Because voice first devices are primarily used for entertainment right now, the most logical advertisers would be companies looking to drive brand awareness or customer activation. Between news reports and songs, they can tap into the user base with audio ads. In that sense, Google has the advantage. They have the advertiser base, they have more advertisers in retail, and they also have Youtube. They’re closer to advertisers who are looking to raise brand awareness than Amazon, which is more at the bottom of the funnel.
If ads do resemble radio ads, Google also has more experience in that arena.
Remember back in 2006 when Google acquired dMarc Broadcasting? Us either.
Google moved out of that space because it was too early for its time. However, it’s now a prime time (no pun intended) to start exploring potential audio ads.
Finally, Google devices in other forms have already infiltrated many US households–and cars, for that matter.
“Google also has connected devices in cars–and since people are using them for music, it would be logical for them to extend their advertising to those in-home devices,” says Ahene.
Are We Comparing Apples to Androids?
At the end of the day, it’s plausible that while Google and Amazon will both fight over audience share, advertisers will both benefit from voice first devices.
So many people start their search off on Amazon–but they still shop on Google. Google has so many opportunities in terms of understanding people and understanding their intent from what they say to devices–but so does Amazon. It’s like comparing the difference between Android and Apple–they’re completely different environments, and people act different within them to achieve similar goals.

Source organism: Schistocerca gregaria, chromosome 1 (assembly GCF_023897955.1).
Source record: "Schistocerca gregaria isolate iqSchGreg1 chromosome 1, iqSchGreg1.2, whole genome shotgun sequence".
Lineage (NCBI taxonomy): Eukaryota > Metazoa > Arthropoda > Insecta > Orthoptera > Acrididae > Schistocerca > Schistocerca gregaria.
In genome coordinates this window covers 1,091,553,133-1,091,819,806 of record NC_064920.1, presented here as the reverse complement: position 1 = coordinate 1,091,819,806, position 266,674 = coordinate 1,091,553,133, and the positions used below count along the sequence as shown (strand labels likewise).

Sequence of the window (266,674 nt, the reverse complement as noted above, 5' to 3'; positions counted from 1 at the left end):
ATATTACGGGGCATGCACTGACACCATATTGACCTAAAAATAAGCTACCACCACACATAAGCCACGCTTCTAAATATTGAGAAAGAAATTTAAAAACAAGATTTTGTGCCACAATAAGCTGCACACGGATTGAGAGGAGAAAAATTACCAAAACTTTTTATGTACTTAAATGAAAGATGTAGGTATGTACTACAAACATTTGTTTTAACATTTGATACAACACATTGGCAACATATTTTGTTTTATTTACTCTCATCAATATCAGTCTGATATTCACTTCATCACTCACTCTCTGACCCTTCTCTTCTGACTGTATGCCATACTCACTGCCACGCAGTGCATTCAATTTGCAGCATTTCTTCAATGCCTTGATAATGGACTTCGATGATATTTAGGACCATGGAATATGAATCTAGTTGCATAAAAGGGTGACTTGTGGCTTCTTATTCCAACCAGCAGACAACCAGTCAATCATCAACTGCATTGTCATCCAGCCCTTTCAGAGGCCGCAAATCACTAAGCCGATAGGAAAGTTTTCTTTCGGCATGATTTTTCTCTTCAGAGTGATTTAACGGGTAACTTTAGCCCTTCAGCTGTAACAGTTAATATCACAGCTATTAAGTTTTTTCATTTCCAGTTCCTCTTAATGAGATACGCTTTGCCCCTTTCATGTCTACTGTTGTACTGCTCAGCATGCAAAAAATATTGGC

Now for the doom-and-gloom portion of our story.
Is This the Beginning of the End for Desktop and Mobile Ads?
In the race of Google vs. Amazon, it doesn’t seem that Google knows they’re racing.
Considering they just introduced Shopping for Google Home–they don’t seem to be overly concerned about rushing the process.
This may be because Sundar Pichai, the CEO of Google, has openly said he doesn’t believe voice-first devices will replace search on desktop and mobile. Instead, he believes voice search will simply be an additional avenue for users to interact with Google.
“The sum total of all of this: It expanded the pie,” Pichai told investors recently.
CPC Strategy experts disagree.
“That’s shortsighted,” argues Ahene. “Sure–in the near to medium term, the search query pie will grow. But as devices increase and machine learning becomes more accurate, opportunities to leverage voice search instead of desktop or mobile search will increase. The timeline is to be determined, but I can’t see us typing things to find them instead of saying them out loud in 20 years.”
On the other hand, Google is very aware that paid search as we know it will change.
Sridhar Ramaswamy, Senior Vice president of advertising and commerce at Google, has said that”the days of the top three text ads followed by ten organic results is a thing of the past.”
And that’s probably true.
Many retailers are still struggling to survive the mobile overhaul–only the advanced will survive a leap to voice.